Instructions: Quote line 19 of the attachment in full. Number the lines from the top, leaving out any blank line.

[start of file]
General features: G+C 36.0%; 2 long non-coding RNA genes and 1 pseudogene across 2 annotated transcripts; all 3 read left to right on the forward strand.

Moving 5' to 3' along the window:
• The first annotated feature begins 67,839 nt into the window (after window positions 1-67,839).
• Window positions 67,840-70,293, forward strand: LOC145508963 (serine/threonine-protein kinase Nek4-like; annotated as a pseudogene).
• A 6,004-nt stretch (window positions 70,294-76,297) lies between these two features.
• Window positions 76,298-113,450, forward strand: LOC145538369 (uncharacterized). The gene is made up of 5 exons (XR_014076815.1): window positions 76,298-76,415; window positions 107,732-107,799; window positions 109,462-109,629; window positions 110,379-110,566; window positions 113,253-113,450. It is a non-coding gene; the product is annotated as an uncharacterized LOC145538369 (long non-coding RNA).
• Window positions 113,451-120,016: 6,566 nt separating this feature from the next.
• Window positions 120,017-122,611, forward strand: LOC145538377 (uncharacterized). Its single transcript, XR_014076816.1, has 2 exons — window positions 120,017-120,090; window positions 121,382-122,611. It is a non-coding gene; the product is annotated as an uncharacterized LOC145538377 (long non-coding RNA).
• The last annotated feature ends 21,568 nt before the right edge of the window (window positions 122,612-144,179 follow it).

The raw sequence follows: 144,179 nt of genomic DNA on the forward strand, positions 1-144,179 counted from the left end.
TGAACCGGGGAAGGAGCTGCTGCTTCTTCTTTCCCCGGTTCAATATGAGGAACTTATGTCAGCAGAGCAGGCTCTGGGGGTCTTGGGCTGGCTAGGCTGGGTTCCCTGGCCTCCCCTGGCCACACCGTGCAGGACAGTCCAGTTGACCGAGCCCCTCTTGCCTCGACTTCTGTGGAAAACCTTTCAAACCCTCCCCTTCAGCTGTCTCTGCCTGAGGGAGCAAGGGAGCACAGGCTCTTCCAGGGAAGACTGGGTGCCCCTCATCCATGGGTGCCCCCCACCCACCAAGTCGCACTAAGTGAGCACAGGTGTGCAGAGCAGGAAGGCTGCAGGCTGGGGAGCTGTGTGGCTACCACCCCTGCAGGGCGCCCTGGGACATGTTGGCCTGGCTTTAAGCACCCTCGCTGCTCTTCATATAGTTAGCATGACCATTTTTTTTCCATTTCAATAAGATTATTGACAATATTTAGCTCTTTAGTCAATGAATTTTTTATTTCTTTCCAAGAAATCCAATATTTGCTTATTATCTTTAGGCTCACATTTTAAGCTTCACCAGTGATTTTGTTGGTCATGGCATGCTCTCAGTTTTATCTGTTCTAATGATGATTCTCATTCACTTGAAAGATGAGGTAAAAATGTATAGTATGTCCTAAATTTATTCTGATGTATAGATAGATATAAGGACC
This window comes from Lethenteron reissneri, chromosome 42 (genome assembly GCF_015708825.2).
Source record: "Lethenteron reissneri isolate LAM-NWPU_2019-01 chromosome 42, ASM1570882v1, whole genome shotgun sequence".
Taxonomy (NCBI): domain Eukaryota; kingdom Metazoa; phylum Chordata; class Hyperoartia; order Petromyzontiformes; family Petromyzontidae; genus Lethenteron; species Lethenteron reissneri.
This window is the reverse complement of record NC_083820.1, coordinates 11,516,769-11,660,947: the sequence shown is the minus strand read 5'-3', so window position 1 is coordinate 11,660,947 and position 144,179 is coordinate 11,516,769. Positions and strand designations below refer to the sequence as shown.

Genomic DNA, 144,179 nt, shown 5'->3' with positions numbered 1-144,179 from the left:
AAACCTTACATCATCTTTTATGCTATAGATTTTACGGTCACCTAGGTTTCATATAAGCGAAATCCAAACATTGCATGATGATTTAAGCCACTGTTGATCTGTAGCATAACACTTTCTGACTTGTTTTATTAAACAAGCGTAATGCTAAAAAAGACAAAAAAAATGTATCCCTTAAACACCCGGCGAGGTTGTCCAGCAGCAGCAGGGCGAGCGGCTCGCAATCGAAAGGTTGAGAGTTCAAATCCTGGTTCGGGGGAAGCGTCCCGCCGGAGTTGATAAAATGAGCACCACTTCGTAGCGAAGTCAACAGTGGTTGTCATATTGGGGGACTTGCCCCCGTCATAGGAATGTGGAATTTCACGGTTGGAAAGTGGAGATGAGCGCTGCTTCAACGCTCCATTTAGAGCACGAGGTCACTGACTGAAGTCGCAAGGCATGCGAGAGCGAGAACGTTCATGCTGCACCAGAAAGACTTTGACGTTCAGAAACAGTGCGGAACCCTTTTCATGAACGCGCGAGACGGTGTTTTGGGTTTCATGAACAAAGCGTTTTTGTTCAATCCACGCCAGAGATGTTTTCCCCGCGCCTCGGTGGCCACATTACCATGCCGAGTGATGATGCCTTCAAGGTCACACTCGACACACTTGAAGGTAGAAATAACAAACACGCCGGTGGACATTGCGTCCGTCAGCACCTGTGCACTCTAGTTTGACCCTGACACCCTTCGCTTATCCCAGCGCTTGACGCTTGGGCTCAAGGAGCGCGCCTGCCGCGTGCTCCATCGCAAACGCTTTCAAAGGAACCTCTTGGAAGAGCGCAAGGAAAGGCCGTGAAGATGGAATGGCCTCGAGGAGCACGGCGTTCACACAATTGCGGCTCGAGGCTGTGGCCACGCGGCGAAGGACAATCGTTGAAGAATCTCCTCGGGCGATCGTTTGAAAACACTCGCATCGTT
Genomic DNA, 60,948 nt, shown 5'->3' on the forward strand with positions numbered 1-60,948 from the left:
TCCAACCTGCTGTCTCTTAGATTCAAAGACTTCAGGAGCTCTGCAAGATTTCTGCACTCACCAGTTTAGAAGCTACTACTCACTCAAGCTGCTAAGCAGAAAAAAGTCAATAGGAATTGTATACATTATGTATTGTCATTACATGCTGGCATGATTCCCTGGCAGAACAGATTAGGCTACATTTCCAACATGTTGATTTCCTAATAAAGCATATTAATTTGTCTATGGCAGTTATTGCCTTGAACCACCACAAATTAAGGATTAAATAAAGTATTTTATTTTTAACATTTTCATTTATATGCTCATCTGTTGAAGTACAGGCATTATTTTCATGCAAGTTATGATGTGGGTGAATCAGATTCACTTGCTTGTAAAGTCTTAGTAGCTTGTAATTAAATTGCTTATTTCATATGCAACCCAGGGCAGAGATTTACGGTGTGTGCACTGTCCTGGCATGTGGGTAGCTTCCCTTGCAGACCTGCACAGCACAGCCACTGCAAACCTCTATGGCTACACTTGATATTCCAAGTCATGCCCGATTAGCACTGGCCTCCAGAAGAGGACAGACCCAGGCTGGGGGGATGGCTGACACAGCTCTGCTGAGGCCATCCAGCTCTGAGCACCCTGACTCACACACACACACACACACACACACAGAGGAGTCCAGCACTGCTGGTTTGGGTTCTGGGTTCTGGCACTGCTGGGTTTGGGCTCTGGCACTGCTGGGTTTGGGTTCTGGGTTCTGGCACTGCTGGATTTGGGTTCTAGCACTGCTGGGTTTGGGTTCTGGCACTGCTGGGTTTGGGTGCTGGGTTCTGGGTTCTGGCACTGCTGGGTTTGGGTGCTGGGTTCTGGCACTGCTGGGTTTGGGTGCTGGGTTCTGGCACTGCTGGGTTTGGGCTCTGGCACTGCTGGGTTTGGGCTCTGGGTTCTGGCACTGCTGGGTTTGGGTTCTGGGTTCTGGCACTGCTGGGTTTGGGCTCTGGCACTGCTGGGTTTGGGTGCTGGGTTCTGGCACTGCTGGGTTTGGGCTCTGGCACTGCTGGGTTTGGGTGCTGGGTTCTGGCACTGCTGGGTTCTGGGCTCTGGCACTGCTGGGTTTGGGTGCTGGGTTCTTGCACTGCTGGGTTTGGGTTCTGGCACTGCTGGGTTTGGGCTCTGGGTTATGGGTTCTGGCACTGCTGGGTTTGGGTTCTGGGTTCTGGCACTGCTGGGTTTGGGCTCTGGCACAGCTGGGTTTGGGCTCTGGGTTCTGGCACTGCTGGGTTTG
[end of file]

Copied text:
TCCAACCTGCTGTCTCTTAGATTCAAAGACTTCAGGAGCTCTGCAAGATTTCTGCACTCACCAGTTTAGAAGCTACTACTCACTCAAGCTGCTAAGCAGAAAAAAGTCAATAGGAATTGTATACATTATGTATTGTCATTACATGCTGGCATGATTCCCTGGCAGAACAGATTAGGCTACATTTCCAACATGTTGATTTCCTAATAAAGCATATTAATTTGTCTATGGCAGTTATTGCCTTGAACCACCACAAATTAAGGATTAAATAAAGTATTTTATTTTTAACATTTTCATTTATATGCTCATCTGTTGAAGTACAGGCATTATTTTCATGCAAGTTATGATGTGGGTGAATCAGATTCACTTGCTTGTAAAGTCTTAGTAGCTTGTAATTAAATTGCTTATTTCATATGCAACCCAGGGCAGAGATTTACGGTGTGTGCACTGTCCTGGCATGTGGGTAGCTTCCCTTGCAGACCTGCACAGCACAGCCACTGCAAACCTCTATGGCTACACTTGATATTCCAAGTCATGCCCGATTAGCACTGGCCTCCAGAAGAGGACAGACCCAGGCTGGGGGGATGGCTGACACAGCTCTGCTGAGGCCATCCAGCTCTGAGCACCCTGACTCACACACACACACACACACACACACAGAGGAGTCCAGCACTGCTGGTTTGGGTTCTGGGTTCTGGCACTGCTGGGTTTGGGCTCTGGCACTGCTGGGTTTGGGTTCTGGGTTCTGGCACTGCTGGATTTGGGTTCTAGCACTGCTGGGTTTGGGTTCTGGCACTGCTGGGTTTGGGTGCTGGGTTCTGGGTTCTGGCACTGCTGGGTTTGGGTGCTGGGTTCTGGCACTGCTGGGTTTGGGTGCTGGGTTCTGGCACTGCTGGGTTTGGGCTCTGGCACTGCTGGGTTTGGGCTCTGGGTTCTGGCACTGCTGGGTTTGGGTTCTGGGTTCTGGCACTGCTGGGTTTGGGCTCTGGCACTGCTGGGTTTGGGTGCTGGGTTCTGGCACTGCTGGGTTTGGGCTCTGGCACTGCTGGGTTTGGGTGCTGGGTTCTGGCACTGCTGGGTTCTGGGCTCTGGCACTGCTGGGTTTGGGTGCTGGGTTCTTGCACTGCTGGGTTTGGGTTCTGGCACTGCTGGGTTTGGGCTCTGGGTTATGGGTTCTGGCACTGCTGGGTTTGGGTTCTGGGTTCTGGCACTGCTGGGTTTGGGCTCTGGCACAGCTGGGTTTGGGCTCTGGGTTCTGGCACTGCTGGGTTTG